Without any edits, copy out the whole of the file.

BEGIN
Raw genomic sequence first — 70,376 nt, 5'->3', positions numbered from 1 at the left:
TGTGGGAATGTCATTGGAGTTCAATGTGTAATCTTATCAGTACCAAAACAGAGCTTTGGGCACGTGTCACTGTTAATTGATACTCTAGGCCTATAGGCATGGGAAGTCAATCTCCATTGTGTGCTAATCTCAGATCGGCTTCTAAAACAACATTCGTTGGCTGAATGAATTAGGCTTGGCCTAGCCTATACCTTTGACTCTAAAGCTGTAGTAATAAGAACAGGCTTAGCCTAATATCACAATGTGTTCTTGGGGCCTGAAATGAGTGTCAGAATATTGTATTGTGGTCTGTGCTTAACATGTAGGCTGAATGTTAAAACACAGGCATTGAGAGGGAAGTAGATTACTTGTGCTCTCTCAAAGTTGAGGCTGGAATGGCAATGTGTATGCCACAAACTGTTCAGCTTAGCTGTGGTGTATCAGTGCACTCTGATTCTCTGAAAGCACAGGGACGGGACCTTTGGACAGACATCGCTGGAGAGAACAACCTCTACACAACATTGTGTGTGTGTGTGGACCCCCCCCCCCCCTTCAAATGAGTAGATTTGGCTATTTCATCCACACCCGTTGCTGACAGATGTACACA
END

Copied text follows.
Raw genomic sequence first — 70,376 nt, 5'->3', positions numbered from 1 at the left:
TGTGGGAATGTCATTGGAGTTCAATGTGTAATCTTATCAGTACCAAAACAGAGCTTTGGGCACGTGTCACTGTTAATTGATACTCTAGGCCTATAGGCATGGGAAGTCAATCTCCATTGTGTGCTAATCTCAGATCGGCTTCTAAAACAACATTCGTTGGCTGAATGAATTAGGCTTGGCCTAGCCTATACCTTTGACTCTAAAGCTGTAGTAATAAGAACAGGCTTAGCCTAATATCACAATGTGTTCTTGGGGCCTGAAATGAGTGTCAGAATATTGTATTGTGGTCTGTGCTTAACATGTAGGCTGAATGTTAAAACACAGGCATTGAGAGGGAAGTAGATTACTTGTGCTCTCTCAAAGTTGAGGCTGGAATGGCAATGTGTATGCCACAAACTGTTCAGCTTAGCTGTGGTGTATCAGTGCACTCTGATTCTCTGAAAGCACAGGGACGGGACCTTTGGACAGACATCGCTGGAGAGAACAACCTCTACACAACATTGTGTGTGTGTGTGGACCCCCCCCCCCCCTTCAAATGAGTAGATTTGGCTATTTCATCCACACCCGTTGCTGACAGATGTACACA